Tugging against the leash of strength progression

 It can challenge the motivation of any lifter to follow the restrictions of an intelligent program. 

It can challenge the motivation of any lifter to follow the restrictions of an intelligent program. 

Saturday is my max effort lower body day while I’m training for my first full powerlifting meet. I squat first and deadlift after that, my weeks alternate between heavier squats and heavier deadlifts. I was working up to a heavy double, in the 90% range of my one rep max. I nailed it and it was not as difficult as I had anticipated. This left me feeling hungry for more, as I usually am on Saturdays. Although it’s my favourite training day, it always leaves something to be desired. I struggle with holding back. I find that I have an incessant desire to always go bigger, go heavier, try more.

I have been training for years, actually most people have and that would influence anyone to think they understand what their limits are. But as I have come into competitive powerlifting as a newbie, I have been told what all newbies are told; which is that constantly testing your strength is not conducive to building it. My problem is that is so fucking satisfying to try to outdo myself each week and I realize I am not the only one to experience this dilemma.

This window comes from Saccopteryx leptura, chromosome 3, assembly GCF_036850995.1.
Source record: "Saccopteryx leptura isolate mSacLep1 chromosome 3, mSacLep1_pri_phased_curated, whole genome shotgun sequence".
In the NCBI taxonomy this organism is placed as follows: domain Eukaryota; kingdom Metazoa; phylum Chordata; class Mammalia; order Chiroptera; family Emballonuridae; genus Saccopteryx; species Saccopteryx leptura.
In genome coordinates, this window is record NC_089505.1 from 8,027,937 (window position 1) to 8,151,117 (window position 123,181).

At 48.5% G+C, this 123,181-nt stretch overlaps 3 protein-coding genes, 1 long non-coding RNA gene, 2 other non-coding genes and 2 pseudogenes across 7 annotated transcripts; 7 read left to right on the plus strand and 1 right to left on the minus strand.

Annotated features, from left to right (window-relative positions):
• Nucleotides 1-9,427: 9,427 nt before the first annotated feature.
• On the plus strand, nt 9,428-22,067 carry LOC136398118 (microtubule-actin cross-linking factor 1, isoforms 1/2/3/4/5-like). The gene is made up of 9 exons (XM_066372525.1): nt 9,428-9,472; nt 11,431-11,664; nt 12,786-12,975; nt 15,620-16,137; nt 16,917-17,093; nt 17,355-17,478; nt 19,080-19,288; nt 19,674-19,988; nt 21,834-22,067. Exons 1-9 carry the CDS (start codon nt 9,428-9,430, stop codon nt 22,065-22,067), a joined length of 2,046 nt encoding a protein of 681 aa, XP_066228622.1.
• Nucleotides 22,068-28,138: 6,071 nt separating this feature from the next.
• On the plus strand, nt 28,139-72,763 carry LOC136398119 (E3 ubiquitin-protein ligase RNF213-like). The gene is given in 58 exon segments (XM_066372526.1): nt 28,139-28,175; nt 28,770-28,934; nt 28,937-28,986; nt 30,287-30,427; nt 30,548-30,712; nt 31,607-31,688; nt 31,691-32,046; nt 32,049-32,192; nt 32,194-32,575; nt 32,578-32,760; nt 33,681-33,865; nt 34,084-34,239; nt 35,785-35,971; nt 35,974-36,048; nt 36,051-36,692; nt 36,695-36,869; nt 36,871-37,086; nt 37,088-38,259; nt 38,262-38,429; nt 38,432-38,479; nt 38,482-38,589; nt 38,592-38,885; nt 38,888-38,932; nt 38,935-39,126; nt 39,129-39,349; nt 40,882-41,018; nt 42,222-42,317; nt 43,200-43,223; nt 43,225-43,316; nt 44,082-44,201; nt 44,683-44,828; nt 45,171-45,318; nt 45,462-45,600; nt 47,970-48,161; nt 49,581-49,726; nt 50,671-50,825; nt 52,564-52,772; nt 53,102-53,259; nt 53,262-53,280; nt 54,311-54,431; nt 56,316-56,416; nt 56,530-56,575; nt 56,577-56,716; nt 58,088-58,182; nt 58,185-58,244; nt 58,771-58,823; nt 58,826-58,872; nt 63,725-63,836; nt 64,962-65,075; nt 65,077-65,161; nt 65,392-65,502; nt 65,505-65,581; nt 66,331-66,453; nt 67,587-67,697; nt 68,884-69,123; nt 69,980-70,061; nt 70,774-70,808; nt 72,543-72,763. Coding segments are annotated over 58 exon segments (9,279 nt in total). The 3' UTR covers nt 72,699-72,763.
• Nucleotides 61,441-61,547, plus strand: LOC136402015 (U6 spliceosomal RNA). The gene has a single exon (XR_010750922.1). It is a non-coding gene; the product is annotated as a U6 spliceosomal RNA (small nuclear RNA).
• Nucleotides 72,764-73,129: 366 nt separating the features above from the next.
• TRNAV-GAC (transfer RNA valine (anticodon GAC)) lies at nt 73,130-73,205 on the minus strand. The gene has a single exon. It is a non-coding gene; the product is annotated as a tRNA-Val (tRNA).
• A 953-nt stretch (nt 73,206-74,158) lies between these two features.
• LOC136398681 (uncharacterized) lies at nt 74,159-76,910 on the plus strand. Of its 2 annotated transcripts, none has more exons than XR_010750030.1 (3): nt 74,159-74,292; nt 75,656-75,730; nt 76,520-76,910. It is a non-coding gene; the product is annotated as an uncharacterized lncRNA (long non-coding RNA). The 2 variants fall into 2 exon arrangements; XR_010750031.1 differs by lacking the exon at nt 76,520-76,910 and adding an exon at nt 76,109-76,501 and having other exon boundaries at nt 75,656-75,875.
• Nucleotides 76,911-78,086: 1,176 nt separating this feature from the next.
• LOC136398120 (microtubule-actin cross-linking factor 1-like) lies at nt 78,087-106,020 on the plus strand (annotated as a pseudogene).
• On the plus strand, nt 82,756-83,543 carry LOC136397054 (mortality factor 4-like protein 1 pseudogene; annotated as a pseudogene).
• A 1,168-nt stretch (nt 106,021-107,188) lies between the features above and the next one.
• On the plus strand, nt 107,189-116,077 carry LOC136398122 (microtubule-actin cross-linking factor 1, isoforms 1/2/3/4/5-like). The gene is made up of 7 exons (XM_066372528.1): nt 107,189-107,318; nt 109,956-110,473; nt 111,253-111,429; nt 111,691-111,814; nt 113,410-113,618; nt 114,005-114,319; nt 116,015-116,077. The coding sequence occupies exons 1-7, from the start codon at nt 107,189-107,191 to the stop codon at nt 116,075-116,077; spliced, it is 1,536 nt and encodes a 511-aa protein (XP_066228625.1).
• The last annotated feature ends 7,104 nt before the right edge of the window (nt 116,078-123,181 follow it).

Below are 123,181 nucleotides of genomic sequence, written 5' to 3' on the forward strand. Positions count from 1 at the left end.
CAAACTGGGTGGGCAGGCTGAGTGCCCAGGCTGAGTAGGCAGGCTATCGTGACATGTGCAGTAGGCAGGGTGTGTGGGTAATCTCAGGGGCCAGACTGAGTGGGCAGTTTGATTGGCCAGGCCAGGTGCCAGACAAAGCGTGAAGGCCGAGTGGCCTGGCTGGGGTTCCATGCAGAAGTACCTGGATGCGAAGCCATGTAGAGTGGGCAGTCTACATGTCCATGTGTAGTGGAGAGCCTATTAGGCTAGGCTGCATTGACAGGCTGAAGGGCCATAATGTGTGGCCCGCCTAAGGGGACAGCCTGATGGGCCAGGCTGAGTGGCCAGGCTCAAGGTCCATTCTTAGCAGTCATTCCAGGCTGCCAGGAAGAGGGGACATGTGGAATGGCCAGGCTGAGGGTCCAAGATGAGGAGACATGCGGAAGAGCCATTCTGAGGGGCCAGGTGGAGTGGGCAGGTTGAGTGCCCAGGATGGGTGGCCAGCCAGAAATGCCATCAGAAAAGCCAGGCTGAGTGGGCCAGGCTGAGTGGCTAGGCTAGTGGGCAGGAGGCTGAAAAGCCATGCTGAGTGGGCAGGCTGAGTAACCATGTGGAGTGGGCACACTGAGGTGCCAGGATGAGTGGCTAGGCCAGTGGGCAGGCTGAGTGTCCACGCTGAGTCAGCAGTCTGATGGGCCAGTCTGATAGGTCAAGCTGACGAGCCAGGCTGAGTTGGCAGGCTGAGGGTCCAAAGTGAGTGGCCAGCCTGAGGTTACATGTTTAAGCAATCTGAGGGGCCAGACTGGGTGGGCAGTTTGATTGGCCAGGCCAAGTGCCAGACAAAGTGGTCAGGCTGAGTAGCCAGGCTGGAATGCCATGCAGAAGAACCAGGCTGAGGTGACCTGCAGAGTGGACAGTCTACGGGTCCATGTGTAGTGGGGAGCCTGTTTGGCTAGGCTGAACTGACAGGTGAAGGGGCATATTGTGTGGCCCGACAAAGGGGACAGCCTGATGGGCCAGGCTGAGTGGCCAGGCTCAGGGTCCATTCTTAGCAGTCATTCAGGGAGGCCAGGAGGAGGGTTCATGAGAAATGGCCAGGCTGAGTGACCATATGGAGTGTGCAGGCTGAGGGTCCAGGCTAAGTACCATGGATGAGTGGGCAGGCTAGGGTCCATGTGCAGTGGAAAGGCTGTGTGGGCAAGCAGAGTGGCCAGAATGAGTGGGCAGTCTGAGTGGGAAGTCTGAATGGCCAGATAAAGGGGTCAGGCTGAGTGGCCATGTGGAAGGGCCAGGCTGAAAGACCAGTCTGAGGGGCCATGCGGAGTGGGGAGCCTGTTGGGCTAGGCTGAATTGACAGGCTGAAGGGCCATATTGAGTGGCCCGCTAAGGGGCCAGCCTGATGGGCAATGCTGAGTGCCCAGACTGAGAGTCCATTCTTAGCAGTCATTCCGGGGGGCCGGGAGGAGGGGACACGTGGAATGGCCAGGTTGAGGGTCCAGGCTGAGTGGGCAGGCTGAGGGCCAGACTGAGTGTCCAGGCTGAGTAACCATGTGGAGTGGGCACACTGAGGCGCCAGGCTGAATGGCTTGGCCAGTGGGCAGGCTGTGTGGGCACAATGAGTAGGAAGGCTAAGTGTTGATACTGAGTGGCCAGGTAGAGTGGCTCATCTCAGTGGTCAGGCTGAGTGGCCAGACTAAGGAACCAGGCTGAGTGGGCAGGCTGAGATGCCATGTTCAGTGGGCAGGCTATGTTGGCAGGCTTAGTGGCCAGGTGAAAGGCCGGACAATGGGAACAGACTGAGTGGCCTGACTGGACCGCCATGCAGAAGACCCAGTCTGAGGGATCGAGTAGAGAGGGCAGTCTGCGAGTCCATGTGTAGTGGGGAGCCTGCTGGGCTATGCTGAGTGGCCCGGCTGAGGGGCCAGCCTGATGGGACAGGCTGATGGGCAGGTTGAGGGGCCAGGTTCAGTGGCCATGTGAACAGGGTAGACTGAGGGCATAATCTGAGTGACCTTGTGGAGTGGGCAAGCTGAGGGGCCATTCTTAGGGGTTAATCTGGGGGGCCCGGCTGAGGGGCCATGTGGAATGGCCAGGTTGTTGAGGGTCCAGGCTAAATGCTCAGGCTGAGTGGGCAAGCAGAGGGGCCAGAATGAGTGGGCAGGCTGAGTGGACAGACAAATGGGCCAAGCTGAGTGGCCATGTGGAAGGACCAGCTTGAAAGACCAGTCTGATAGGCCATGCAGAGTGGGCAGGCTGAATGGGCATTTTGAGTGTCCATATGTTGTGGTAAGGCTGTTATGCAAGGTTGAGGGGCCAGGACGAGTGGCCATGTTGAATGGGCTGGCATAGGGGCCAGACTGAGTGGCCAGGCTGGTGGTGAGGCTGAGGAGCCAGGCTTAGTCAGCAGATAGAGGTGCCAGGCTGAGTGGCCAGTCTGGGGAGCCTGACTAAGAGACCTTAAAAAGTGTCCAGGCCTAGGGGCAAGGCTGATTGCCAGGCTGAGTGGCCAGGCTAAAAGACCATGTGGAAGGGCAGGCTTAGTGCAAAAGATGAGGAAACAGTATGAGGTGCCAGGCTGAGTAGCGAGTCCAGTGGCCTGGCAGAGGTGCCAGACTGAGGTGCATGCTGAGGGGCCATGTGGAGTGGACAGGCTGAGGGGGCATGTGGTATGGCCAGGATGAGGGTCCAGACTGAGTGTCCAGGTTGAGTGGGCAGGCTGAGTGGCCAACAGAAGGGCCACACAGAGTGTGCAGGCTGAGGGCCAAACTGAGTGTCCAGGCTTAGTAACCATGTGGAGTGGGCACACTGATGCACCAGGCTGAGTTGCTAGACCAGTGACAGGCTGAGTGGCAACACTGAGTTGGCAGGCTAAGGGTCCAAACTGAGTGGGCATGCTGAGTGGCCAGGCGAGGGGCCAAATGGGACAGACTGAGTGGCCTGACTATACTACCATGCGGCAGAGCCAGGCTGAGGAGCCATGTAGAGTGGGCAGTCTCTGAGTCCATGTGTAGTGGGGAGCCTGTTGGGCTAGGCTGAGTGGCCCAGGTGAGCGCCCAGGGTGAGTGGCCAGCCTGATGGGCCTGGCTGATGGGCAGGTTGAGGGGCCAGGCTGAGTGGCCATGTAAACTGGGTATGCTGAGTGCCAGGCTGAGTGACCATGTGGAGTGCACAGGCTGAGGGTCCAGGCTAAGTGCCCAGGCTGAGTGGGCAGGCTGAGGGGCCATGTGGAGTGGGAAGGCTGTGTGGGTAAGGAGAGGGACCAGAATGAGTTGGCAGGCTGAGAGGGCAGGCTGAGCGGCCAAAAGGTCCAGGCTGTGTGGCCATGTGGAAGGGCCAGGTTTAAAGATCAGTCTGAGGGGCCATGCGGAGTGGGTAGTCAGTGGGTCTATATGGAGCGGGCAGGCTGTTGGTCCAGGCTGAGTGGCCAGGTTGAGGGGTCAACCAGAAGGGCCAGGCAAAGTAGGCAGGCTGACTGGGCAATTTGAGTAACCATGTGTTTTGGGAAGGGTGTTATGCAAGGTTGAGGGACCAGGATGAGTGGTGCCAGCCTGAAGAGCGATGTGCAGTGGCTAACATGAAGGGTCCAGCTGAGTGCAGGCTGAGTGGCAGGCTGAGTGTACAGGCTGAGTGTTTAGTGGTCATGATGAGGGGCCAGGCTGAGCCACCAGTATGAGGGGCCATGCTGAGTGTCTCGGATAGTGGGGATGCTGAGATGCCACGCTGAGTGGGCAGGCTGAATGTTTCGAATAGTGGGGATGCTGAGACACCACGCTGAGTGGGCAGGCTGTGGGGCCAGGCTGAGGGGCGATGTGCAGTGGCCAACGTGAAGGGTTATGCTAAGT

This one of the things that powerlifting has taught me which is applicable outside of the sport. Powerlifting helps train the brain to understand the benefits of long term and consistent progress by way of delaying instant gratification. I have found my best progress so far has been made by sticking to a plan and building my strength and building my technique week after week. I still enjoy trying to outdo myself each week but overdoing would only lead to a decrease in strength.  

I am sure I am not the only one who struggles with this concept and is constantly wanting to test their new strength or try to rush the process of building strength. We would love to hear your input with regards to your own struggles and solutions in training.